If you get infected you can spread the virus to loved ones during travel and when you return, even if you don’t have symptoms. If your household includes one or more individuals at increased risk for severe illness, all family members should act as if they, themselves are at increased risk. Learn how to protect yourself and others.
  • Are cases high or increasing in your community or your destination? The more cases in your community of origin or at your destination, the more likely you are to get and spread COVID-19 as a result of your door-to-door travel. Check Each State’s Cases in the Last 7 Days.
  • Are hospitals in your community or your destination overwhelmed with patients who have COVID-19? To find out, check state and local public health department websites.
  • Does your home or destination have requirements or restrictions for travelers? Check state and local requirements before you travel.
  • During the 14 days before your travel, have you or those you are visiting had close contact with people they don’t live with?
    The following activities can put you at higher risk for COVID-19:
    • Going to a large social gathering like a wedding, funeral, or party.
    • Attending a mass gathering like a sporting event, concert, or parade.
    • Being in crowds like in restaurants, bars, fitness centers, or movie theaters.
    • Being on trains, buses, in airports, or using public transportation.
    • Traveling on a cruise ship or river boat.
  • Do your plans include traveling by bus, train, or air which might make staying 6 feet apart difficult?
  • Are you traveling with people who don’t live with you?

If the answer to any of these questions is “yes,” you should consider making other plans, such as delaying your travel.

If You Decide to Travel

Travel may increase your chance of spreading and getting COVID-19. Postponing travel and staying home is the best way to protect yourself and others from COVID-19. If you do decide to travel, be sure to take these steps during your trip to protect yourself and others from COVID-19:

Consider testing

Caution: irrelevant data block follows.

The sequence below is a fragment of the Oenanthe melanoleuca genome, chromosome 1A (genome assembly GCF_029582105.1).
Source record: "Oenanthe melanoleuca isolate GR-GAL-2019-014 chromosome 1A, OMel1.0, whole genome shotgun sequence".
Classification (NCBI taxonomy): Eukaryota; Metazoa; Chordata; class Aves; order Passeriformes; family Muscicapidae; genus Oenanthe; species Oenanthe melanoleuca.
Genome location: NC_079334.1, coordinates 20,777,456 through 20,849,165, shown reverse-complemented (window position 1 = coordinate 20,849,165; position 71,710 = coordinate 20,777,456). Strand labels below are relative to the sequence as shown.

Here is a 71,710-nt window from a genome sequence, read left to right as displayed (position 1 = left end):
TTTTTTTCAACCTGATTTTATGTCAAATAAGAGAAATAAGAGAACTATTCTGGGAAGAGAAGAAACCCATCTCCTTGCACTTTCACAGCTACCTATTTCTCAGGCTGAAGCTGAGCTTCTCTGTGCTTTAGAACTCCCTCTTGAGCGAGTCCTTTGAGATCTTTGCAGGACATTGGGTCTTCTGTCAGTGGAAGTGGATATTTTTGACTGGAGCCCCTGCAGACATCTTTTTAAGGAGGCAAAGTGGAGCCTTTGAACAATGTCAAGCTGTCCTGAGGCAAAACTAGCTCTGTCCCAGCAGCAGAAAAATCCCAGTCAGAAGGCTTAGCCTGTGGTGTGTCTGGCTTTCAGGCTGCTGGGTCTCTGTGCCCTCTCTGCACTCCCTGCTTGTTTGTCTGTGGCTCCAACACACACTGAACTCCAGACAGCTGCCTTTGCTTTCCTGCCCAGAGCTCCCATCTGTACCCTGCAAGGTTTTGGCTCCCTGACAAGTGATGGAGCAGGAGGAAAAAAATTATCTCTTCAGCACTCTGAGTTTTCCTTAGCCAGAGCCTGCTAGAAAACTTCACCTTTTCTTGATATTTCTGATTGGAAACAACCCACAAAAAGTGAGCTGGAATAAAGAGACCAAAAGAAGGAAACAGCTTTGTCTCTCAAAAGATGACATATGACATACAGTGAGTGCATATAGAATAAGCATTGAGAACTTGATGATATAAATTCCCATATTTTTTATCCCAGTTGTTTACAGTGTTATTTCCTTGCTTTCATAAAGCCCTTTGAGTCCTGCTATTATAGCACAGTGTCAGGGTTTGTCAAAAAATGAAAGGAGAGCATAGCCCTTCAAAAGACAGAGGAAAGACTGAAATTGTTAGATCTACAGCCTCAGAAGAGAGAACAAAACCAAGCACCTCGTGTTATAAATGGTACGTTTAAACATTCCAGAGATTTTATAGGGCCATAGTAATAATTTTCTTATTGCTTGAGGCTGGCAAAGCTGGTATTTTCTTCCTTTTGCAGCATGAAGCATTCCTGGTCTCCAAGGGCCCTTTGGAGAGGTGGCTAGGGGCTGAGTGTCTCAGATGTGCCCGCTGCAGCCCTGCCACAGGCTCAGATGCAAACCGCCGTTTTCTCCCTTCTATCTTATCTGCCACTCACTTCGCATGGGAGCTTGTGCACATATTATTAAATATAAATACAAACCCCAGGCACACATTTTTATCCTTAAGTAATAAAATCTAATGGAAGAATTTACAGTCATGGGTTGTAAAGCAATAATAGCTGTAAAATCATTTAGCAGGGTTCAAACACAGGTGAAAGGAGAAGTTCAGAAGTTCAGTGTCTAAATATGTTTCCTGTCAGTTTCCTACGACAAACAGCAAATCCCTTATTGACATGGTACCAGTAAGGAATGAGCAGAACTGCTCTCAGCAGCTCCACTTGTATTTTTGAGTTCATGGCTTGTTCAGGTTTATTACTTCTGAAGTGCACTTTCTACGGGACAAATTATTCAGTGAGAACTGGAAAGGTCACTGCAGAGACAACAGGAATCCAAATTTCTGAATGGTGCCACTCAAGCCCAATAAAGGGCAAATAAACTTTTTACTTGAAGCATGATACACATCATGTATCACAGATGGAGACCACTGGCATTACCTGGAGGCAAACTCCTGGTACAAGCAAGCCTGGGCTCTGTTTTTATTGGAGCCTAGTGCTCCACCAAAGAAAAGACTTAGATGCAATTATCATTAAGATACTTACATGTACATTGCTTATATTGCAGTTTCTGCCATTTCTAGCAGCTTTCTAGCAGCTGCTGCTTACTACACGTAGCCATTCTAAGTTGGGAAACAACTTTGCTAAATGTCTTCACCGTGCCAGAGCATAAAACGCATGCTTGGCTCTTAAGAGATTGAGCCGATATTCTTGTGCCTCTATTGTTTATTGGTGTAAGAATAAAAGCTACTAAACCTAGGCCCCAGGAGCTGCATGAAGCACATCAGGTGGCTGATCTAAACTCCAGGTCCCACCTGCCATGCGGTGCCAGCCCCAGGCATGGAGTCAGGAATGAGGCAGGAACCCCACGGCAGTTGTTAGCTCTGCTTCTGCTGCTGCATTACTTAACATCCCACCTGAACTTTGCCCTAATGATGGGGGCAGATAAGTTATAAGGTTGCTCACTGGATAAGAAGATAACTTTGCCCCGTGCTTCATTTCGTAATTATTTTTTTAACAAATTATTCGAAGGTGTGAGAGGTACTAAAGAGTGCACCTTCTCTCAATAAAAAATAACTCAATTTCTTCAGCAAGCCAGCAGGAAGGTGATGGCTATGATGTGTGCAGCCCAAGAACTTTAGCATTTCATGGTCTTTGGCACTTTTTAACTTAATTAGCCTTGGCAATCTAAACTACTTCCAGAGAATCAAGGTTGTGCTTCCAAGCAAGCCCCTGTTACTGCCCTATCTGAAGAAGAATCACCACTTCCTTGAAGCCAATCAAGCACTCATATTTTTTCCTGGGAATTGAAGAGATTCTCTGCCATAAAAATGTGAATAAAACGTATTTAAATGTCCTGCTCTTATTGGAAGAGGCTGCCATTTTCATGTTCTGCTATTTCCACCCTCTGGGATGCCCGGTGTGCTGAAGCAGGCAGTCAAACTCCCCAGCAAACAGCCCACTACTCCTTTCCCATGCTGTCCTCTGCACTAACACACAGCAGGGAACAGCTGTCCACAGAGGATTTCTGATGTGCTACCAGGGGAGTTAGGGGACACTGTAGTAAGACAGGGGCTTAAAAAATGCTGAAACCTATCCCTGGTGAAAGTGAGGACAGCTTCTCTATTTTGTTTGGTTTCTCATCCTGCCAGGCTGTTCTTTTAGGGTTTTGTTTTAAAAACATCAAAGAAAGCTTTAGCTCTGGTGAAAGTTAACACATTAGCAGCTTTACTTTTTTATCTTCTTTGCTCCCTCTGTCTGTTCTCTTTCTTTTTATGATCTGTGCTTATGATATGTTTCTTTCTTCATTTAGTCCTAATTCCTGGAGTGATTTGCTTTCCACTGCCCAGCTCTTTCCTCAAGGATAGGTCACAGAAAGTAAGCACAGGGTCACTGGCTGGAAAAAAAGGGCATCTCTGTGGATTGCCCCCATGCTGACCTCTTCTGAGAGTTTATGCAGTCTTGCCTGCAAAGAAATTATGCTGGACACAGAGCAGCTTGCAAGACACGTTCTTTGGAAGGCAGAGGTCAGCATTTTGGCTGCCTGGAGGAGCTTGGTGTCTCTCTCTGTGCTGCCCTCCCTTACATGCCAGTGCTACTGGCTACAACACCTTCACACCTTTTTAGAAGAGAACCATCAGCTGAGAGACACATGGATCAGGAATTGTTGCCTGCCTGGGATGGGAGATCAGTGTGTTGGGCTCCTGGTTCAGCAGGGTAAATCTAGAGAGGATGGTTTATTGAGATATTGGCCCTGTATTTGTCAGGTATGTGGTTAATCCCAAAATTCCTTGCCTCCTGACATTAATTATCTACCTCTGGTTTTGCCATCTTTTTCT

Testing could improve traveler safety.

The safest thing to do is to stay home, but if you do decide to travel, testing can help you do so more safely. You and your travel companions (including children) may feel well and not have any symptoms, but you can still spread COVID-19 to others in busy travel environments like in airports, and bus and train stations. You can also spread it to family, friends, and your community after travel. Testing does not eliminate all risk, but it can help make travel safer.

  • If you are traveling, consider getting tested with a viral test 1-3 days before your trip. Also consider getting tested with a viral test 3-5 days after your trip and reduce non-essential activities for a full 7 days after travel, even if your test is negative. If you don’t get tested, consider reducing non-essential activities for 10 days after travel.
  • Keep a copy of your test results with you during travel; you may be asked for them.
  • Do not travel if you test positive; immediately isolate yourself, and follow public health recommendations.
  • You may have been exposed to COVID-19 on your travels. You and your travel companions (including children) may pose a risk to your family, friends, and community. Regardless of where you traveled or what you did during your trip, take these actions to protect others from getting COVID-19 for 14 days after travel:
    • Stay at least 6 feet/2 meters (about 2 arm lengths) from anyone who did not travel with you, particularly in crowded areas. It’s important to do this everywhere — both indoors and outdoors.
    • Wear a mask to keep your nose and mouth covered when you are in shared spaces outside of your home, including when using public transportation.
    • If there are people in the household who did not travel with you, wear a mask and ask everyone in the household to wear masks in shared spaces inside your home.
    • Wash your hands often or use hand sanitizer with at least 60% alcohol.
    • Avoid being around people who are at increased risk for severe illness.
    • Watch your health: Look for symptoms of COVID-19, and take your temperature if you feel sick.

Traveling Abroad? Check CDC’s COVID-19 Travel Recommendations by Destination before planning your trip.

Anticipate Your Travel Needs